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US Firms Can Learn From Japan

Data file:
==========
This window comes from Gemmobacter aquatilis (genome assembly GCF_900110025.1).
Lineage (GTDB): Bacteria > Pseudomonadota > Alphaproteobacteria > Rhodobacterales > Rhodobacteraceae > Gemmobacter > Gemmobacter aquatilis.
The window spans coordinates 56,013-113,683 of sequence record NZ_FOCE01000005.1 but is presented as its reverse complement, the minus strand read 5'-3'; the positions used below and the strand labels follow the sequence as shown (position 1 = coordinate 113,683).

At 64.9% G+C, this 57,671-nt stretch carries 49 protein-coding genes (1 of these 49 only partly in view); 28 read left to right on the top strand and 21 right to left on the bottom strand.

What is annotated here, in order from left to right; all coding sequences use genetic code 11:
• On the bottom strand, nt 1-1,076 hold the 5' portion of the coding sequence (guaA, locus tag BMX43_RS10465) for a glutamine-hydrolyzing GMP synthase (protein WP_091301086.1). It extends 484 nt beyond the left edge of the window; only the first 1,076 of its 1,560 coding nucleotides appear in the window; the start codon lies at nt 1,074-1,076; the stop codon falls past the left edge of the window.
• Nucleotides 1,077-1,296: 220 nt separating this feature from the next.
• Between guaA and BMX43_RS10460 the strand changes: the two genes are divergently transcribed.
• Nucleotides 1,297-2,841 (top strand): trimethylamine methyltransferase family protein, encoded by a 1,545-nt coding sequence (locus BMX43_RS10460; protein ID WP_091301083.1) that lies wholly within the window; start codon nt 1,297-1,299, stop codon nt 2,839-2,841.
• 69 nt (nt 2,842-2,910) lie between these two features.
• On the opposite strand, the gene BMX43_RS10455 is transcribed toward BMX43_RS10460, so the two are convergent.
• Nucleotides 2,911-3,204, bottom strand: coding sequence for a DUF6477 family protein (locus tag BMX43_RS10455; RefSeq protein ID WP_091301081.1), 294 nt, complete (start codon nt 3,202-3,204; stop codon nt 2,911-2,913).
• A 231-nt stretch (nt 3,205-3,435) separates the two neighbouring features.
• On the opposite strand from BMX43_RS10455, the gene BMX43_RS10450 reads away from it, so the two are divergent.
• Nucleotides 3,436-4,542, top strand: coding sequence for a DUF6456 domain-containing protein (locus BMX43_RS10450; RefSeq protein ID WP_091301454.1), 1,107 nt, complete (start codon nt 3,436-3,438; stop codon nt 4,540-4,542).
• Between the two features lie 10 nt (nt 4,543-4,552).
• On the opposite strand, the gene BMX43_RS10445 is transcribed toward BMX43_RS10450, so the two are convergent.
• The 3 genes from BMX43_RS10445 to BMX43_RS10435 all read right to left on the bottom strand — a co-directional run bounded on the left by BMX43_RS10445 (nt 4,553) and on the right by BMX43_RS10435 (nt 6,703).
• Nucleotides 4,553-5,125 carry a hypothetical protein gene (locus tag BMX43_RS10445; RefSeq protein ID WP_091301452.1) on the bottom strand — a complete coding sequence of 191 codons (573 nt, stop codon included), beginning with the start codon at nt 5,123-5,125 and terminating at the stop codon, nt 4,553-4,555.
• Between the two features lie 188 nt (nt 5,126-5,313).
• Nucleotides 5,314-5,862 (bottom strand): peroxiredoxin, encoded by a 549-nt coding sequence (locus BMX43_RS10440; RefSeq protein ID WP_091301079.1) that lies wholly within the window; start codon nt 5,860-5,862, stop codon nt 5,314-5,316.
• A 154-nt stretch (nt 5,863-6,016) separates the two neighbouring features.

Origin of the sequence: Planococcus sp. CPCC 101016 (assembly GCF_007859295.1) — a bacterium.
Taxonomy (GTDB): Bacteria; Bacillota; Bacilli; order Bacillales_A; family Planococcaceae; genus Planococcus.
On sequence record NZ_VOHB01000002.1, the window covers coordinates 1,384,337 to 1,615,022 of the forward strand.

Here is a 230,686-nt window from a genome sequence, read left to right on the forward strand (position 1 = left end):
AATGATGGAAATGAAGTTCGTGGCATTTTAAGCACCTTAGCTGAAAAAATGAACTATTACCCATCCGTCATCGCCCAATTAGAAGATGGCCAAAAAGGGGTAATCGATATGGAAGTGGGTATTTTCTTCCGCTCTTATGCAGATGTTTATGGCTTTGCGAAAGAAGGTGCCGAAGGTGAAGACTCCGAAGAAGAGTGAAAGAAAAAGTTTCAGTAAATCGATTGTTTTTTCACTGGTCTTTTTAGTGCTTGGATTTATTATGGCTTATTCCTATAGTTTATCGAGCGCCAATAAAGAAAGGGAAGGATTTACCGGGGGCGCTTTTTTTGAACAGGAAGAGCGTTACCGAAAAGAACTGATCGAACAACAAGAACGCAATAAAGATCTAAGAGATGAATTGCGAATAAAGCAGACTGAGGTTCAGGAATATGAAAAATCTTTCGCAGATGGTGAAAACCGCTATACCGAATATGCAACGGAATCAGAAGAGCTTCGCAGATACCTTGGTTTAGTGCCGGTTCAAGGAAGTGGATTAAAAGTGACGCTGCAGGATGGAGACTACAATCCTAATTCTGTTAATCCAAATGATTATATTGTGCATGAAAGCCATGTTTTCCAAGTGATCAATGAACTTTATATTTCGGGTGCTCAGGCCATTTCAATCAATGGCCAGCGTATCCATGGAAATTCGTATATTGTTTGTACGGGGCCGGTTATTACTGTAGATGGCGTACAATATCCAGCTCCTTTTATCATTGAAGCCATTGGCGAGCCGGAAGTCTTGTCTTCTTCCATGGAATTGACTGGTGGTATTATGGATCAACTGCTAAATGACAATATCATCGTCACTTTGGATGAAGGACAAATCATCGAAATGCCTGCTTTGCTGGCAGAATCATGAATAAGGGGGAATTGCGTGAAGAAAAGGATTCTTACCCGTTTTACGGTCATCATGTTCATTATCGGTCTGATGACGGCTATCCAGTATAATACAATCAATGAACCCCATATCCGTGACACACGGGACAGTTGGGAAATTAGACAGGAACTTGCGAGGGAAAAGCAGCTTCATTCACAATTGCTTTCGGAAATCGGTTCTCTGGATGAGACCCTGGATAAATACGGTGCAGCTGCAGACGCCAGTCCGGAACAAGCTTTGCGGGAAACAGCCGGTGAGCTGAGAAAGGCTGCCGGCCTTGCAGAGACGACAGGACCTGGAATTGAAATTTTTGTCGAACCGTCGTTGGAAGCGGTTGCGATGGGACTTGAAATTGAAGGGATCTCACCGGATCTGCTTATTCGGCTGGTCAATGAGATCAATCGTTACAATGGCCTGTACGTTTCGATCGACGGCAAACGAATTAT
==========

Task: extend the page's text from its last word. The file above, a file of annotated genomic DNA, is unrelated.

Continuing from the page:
DRAMATIC changes will take place in the United States and world automobile industry within this decade, and only the fittest will survive, a leading American industrial executive predicts.Joseph Gorman, chairman and chief executive officer of TRW Inc., says the auto industry will be increasingly "a global industry with global cars, using the same or very similar technology in every region, with global suppliers." He sees no way that 14 existing European carmakers, or 10 Japanese ones, can survive into the 21st century. "They will merge, or consolidate, or go out of business, and there'll be a handful left." As for the US Big Three, he sees two surviving, "but probably not three." Mr. Gorman spoke in a Monitor interview at TRW's park-like headquarters building in Cleveland. The company, which was founded by five Clevelanders in 1901 with total capital of $2,500, has grown into a world-girdling industrial giant that racked up $8.2 billion in sales last year from three core businesses: auto parts, space and defense, and information systems. Auto parts account for 46 to 47 percent of sales, and space and defense for 42 to 43 percent. Whereas most space- and defense-related sales are domestic, auto parts are a truly global part of TRW's business, with plants in Europe, Japan, South Korea, and elsewhere. Forty percent of auto parts sales are in the US, 40 percent in Europe, and 20 percent elsewhere, including Japan. Gorman estimates that last year TRW sold $400 million worth to Japanese carmakers in Japan, Europe, and the US. He hopes to doubl e the figure in the next three to four years, with air-bag systems a promising part of the sales mix. As with car companies, so with partsmakers, "you'll find people dropping out of the business, and being absorbed and consolidated by others." At the end of the process, Gorman sees "a relative handful of large, worldwide auto- parts suppliers. Some will be Japan-based, some will be Europe-based, some will be US-based." Gorman, a lawyer who has spent most of his career with TRW and who became CEO in 1987, is positioning his company to be one of the global survivors - in the US, in Europe, and even in the notoriously difficult Japanese market. He admires Japan's manufacturing prowess and says without hesitation that US factories have much to learn. At the same time, he says Japan faces a critical crossroads: whether to continue slowly and reluctantly opening its domestic market in response to pressures from the US and Eu rope, or to show the leadership expected of an economic superpower. "Isn't it time for you [the Japanese] to step up to your obligations as a super-economic power - to provide world leadership on issues of trade?" Gorman asks. "For there to be free and fair trade around the world, every regional and major national system must be fundamentally the same, or it won't work." "If the Japanese don't materially alter their system to make it fundamentally the same as North America and Europe, then both North America and Europe will begin to erect trade protection barriers ... and that will harm all regions of the world." Gorman says he does not like the phrase "a level playing field," but that Japan does play by different rules, not only as regards an open market, but as regards "antitrust laws, free-trade laws, taxes, the sponsorship by the government of certain development, cooperative research development between competitors at pre-competition stages, and a whole long list of policies, laws, regulations, and practices." Gorman is a member of the Import Board the Japanese government has set up to recommend market-opening measures. In a speech at the board's first meeting in April, he proposed that Japan articulate a national "import vision" with industry-specific and company-specific import targets. He asked the Japanese government "to take concerted, positive action" against anticompetitive practices and carry out "vigorous enforcement of the Anti-Monopoly Act. Gorman recognizes that in recent years the Japanese have substantially increased imports of foreign goods. But he notes that Japan's trade surplus with the US is still in the neighborhood of $40 billion a year. "Two-thirds of that trade imbalance is attributable to automobiles and automobile parts, and the rest is attributable to consumer electronics. Everything else is in balance, more or less." That kind of gap is not sustainable, politically or economically, Gorman says; hence his sense of urgency. But if this CEO seeks fast action from the Japanese, he is equally concerned about recovering American competitiveness in the world market. "The principal reason we're not competitive is attributable to management," he says flatly. "Too much short-term thinking. Not enough focus on the customer, on quality for the customer. Not enough focus on lean production techniques, on doing it right the first time. Not enough focus on advanced manufacturing processes, not enough focus on research and development and product development." This is where he thinks US manufacturers could learn from Japan. The Japanese have a system known as keiretsu, under which a carmaker like Toyota has very close relations with its principal suppliers. That system has been criticized as excluding outsiders. Gorman says, however, that compared to the American system of short-term, arms-length relationships between carmakers and suppliers, the Japanese system has much to commend it. "There is a sharing of interests, a common sense of purpose, a recognition that they are true partners. It eliminates or dramatically reduces redundancy, because the carbuilder will rely almost totally on the supplier for technology, for design, for prototype development, while the supplier, knowing that he's going to be around for the long term, is more willing to put expense, investment into research development, laboratories, bricks and mortar, high-quality process, machinery, and equipment. Much more so than in this country, where at the whim of the [the carbuilder], the supplier may be there for five years, and out the next day - totally out." Japan has no monopoly on doing things right, Gorman says. The US has higher worker productivity than Japan, it has the best system of higher education, it leads Japan in development of technology. "So there's much right with America, but there's much wrong also, and we have to correct those things that are wrong, and it's okay, I think, for us to look at the Japanese and say, 'Hey, during the last 20 years the Japanese have done some things a whole lot better than we have.